The proposed merger of Kolkata-headquartered Allahabad Bank and Chennai-based Indian Bank will make the merged entity the seventh largest bank in India.
Allahabad Bank feels that its proposed merger with Indian Bank would reap rich benefits if operational synergies between the two state-run lenders are achieved as soon as possible, as bringing in synergy in operations is going to be a ‘critical factor’.
The proposed merger of Kolkata-headquartered Allahabad Bank and Chennai-based Indian Bank will make the merged entity the seventh largest bank in India. Total business of Allahabad Bank at the end of first quarter of the current fiscal stood at Rs 3.78 lakh crore, while that of Indian Bank was at Rs 4.26 lakh crore. Indian Bank has around 2,870 domestic branches, and the Kolkata-based bank has around 3,200 branches.
“It is good in the sense that the merger will bring in a lot of more synergies because two big banks are getting merged. The two banks are roughly of equal size. The core banking platform is same for both the banks,” Allahabad Bank executive director K Ramachandran said. For the merged entity, total business would be Rs 8.08 lakh crore.
Speaking to FE, Ramachandran said it is “good” that the two lenders operate in totally different geographies.
“We are predominantly present in the north and east, and they are present in the south. We are present in the Indo-Gangetic plain — UP, Bihar, Jharkhand, Chhattisgarh and West Bengal. And, they are present predominantly in the southern states. So, that way it is good,” he said.
Watch Video: How To File ITR-1 for AY 2019-20 in less than 15 minutes
Some industry insiders, however, have expressed concern over the government’s decision to merge Allahabad Bank into Indian Bank as the two lenders have completely different areas of operations and organisational culture.
According to Ramachandran, best practices within the two lenders, in terms of banking procedures, policies, products and services, will be followed in the merged entity for better results. “Only we have to see the broad contours — how will the merger take place? What are the best practices both banks have to be synergised for better results? Each one has its own products and services. We have to see whichever is good, and ensure that it gets adopted for the merged entity.”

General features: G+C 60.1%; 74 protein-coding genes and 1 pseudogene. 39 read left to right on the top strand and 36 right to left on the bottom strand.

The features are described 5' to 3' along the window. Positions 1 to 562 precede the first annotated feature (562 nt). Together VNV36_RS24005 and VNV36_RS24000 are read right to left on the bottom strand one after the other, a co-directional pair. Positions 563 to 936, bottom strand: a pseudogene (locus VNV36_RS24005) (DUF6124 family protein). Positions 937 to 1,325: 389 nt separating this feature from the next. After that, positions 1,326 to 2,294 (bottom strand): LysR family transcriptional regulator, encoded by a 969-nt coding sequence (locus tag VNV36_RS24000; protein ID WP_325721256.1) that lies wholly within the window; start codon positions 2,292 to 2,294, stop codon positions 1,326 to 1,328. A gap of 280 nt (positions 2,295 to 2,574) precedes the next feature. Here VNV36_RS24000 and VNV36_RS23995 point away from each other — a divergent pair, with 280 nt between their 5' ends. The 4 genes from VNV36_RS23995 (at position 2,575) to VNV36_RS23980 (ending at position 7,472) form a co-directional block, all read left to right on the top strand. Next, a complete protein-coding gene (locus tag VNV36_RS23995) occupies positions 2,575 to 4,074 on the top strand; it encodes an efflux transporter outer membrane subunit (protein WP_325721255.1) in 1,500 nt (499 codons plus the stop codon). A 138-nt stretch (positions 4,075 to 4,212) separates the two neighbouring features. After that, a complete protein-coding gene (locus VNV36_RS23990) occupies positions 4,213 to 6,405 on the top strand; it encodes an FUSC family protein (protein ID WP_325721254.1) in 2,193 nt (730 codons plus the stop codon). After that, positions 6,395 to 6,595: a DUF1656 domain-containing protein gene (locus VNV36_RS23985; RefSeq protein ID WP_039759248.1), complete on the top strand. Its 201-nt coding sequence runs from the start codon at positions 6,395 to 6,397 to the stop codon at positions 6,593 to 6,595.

The Allahabad Bank executive director emphasised that bringing in synergy in operations between the two public sector banks would be a “critical factor” in the merger process. “We should bring synergy in operations as soon as possible. Because if we are able to bring the people to work together, then we can reap the benefits better,” he averred. Notably, the merged entity will have total employee strength of 42,814.
Ramachandran said as the merged entity’s size will be bigger, the management will have to decide on the subjects like organisational structure to be put in place to manage it, as well as risk management practices. He believed that HR-related issues would not crop up during the merger procedure.
“The merger will happen this fiscal definitely. On April 1, 2020, I think the merged entity’s balance sheet will be available,” he said, adding the merger will give the new entity ‘scale’ to pick up lending. Further, Indian Bank will get Rs 2,500 crore capital infusion from the government as part of the upfront release of Rs 70,000 crore capital for public sector lenders.
Notably, the merged entity will have a net non-performing asset ratio (NPA) of 4.39%, while 12.89% CRAR. “Any resolution from NCLT will definitely help in improving the NPA position as well as the profitability,” Ramachandran added.